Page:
So the Easter story is but Christianity's take on the myth of descent and rising again, the myth that occurs also, for example, in the narratives of Orpheus and his descent into the underworld. St Paul, telling the gospel story, shows no interest in the domestic life of Jesus. There is no biography to speak of. He plunges straight in with a powerful poem of Christ emptying himself and taking the lowest form of humanity, then soaring heavenwards to take the most exalted place of all. This is a myth that has been taken and adapted by the modern day psychiatrist. The patient is taken down into the murkiest depths of his or her unconscious in order to rise again and be made whole.

Traditionalists - and especially traditional Christians - will - complain that I have told only half the story, that I have focussed on the death at the expense of the resurrection, whereas it is the latter that is at the heart of the Easter story/Easter myth. And they would be correct to make that protest.




The fact is that I can think of no work of art depicting the resurrection that has moved me in the way that these images of the crucifixion have moved me. This morning (Wednesday) The Times stole my thunder with a four page insert on Easter art, one heading in which read: Artists Still Overshadowed by the Cross, however it turned out that it did not mean what I at first took it to mean. Even so, they were able to come up with only two versions of the resurrection: Fra Angelico's and that by Piero della Francesca. Furthermore, in their list of the top ten works was only the Francesca. They were also the only two to occur to me. The Francesca I greatly admire, but beyond that it leaves me cold. Even after reading the Times's worthy text on the significance of its various aspects, it fails to move me as these others have moved me. The Angelico I do appreciate, it does resonate with me, but still it has never had the deep emotional - and lasting - effect on me that my other selections have had.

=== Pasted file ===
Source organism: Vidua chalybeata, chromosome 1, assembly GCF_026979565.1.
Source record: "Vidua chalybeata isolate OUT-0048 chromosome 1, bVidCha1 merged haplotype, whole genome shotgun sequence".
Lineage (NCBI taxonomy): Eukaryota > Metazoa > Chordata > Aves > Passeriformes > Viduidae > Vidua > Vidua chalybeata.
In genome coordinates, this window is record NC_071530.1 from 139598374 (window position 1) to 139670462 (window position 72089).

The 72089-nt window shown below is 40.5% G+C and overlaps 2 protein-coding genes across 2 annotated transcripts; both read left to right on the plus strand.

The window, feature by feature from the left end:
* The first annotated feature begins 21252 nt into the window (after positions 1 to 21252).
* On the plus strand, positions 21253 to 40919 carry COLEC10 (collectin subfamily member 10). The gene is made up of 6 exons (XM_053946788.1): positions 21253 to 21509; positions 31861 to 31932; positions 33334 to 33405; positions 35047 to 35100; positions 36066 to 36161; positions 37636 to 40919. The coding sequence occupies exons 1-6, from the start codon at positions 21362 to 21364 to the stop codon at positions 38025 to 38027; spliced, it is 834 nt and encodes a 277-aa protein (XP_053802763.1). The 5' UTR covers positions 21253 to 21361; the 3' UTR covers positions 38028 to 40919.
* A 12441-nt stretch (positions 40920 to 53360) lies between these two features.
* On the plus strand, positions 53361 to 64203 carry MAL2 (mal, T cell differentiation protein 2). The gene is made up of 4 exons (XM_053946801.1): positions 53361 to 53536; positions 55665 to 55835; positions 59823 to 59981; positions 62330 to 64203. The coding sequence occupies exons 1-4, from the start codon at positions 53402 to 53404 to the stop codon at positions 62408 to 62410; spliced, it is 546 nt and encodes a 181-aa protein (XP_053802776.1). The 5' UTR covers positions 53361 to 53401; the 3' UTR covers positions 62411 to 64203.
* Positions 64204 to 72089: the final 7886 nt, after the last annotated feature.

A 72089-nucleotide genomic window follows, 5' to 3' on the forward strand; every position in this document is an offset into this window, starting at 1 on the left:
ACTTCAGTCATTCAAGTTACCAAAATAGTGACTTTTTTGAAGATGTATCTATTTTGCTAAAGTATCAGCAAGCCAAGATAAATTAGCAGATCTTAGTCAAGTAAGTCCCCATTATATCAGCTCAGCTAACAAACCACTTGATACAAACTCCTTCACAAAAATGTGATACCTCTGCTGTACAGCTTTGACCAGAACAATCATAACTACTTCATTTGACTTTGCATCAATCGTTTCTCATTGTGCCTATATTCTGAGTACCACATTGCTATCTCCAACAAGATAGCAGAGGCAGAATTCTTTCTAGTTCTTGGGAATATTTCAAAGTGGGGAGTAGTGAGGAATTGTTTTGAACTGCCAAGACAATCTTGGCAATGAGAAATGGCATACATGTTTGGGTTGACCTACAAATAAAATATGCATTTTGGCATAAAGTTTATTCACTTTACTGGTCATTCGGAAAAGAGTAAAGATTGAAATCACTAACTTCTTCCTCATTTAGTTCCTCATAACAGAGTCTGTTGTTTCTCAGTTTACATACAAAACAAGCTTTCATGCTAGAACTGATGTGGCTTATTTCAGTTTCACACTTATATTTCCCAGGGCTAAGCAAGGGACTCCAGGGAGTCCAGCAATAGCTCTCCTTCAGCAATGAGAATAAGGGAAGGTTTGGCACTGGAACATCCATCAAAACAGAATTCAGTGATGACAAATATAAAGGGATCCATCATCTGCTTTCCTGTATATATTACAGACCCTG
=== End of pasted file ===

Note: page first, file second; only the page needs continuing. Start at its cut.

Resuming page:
I do find it incredible though, this imbalance between great deaths an d great resurrections, if I can put it that way. You could argue that the artists of the past were doing the bidding of those who commissioned them, and were not free agents in this. But that makes it more unlikely, not less, since the commissioning agent was usually the church, for whom the resurrection is at the very heart of all faith - and not just Easter.



And what of this fugitive from my past? Can anyone come up with a role for The Light of the World in the Easter story? I'll make it an Easter challenge!




And to each one of you out there in blogland, may you have exactly the Easter you would choose for yourself.

46 comments:

Butler and Bagman said...

I had not thought of it before, but there are fewer images of the resurrection. It is the crucifixion part that gets the focus. We humans seem to be unable to turn away from disasters. Resurection saves the human race but crucifixions sell newspapers. Sad.